The Trump administration’s scariest policy—forcibly taking children away from their parents on the Southern border—may finally end the myth that the Republican party is “pro-family,” or demonstrates “family values.”

Those phrases are really just euphemisms for the grand bargain at the center of the party. Starting in the Reagan years, the business wing of the party has tolerated, or even embraced, the social values of white evangelical Christianity in exchange for their activism and votes.

The white evangelical family is supposed to like this: married man and woman, who have lots of biological kids, and the woman doesn’t work. Of course, that is not at all representative of the modern American family.

I remember a conversation with two friends a few weeks ago: I was explaining the structure of my wife’s family, which involves adoption, step siblings, some divorce, and a lot of cohabitation out of wedlock. (I come from a classic nuclear family, though my mom did and does work.)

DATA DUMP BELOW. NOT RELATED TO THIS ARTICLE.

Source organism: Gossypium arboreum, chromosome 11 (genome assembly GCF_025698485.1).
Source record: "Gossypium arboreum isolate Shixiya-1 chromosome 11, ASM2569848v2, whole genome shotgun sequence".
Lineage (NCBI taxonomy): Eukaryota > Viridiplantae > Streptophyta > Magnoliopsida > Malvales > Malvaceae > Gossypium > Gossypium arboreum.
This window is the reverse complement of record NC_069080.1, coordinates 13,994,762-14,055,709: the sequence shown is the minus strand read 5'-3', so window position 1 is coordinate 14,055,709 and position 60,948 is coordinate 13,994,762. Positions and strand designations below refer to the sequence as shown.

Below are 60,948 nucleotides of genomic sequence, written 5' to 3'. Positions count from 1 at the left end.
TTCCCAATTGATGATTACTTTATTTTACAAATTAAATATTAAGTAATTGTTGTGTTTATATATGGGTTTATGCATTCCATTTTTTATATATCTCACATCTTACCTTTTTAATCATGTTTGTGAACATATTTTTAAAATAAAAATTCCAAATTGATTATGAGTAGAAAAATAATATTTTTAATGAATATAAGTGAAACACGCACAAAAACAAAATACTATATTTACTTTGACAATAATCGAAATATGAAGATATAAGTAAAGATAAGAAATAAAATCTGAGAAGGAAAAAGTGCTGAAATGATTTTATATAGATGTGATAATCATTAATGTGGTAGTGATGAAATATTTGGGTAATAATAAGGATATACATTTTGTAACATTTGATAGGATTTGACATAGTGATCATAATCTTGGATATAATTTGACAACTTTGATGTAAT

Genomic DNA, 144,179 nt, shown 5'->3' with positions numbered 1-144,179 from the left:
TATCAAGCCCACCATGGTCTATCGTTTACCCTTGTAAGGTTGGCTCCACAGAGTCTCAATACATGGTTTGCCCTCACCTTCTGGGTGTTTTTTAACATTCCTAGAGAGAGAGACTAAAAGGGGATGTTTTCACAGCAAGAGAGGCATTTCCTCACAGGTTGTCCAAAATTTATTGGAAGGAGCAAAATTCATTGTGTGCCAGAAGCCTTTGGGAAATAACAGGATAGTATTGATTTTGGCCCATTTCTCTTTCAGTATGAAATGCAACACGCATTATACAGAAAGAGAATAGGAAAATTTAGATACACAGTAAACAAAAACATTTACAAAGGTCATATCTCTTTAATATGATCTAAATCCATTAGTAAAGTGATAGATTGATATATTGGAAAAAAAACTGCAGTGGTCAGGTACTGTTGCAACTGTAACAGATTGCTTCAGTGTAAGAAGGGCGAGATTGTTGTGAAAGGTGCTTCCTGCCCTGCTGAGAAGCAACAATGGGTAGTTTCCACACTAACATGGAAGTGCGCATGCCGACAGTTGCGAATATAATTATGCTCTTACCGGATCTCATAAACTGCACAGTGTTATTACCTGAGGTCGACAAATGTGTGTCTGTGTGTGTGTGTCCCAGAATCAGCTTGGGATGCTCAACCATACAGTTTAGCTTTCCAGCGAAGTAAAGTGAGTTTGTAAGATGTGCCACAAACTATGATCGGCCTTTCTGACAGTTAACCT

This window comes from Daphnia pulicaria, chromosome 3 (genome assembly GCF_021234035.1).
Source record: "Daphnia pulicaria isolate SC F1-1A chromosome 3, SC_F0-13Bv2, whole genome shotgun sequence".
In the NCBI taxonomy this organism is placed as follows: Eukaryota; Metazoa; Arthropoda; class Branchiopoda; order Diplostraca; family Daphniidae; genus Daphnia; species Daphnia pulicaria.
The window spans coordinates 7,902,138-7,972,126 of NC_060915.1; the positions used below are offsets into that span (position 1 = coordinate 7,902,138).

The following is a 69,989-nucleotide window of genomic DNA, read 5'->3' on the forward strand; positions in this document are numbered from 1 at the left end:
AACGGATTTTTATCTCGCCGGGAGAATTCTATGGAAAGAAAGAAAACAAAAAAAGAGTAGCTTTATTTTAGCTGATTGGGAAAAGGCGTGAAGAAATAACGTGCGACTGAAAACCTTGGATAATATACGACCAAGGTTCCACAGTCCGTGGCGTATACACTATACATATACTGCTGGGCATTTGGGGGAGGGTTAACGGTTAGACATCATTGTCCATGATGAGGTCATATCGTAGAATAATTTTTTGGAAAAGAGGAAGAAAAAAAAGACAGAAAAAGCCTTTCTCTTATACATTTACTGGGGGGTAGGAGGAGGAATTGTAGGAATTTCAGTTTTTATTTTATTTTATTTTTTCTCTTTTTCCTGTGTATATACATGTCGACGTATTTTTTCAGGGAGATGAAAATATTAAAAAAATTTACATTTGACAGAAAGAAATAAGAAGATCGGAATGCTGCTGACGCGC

“You’d need a flow chart to really figure it out,” I said, as a joke.

My friends didn’t laugh. It was like joking about the sky being blue. It was corny and redundant. They both said that you’d need the same for their families.

I knew this on some level, but didn’t put it together. The Republican party, en masse, either does not know about any of it, or does not care. They do not care that the majority of women work, and more children than ever have unmarried parents or step parents, or that queer people want to have families, or… and on and on.

So, that leaves the question: what policies has the Republican party created or endorsed for the American family? 

Oh, and it bears repeating: the Trump administration stole thousands of children from their parents for no good reason. See a pattern now?

After all, this reminds me of an old American tradition.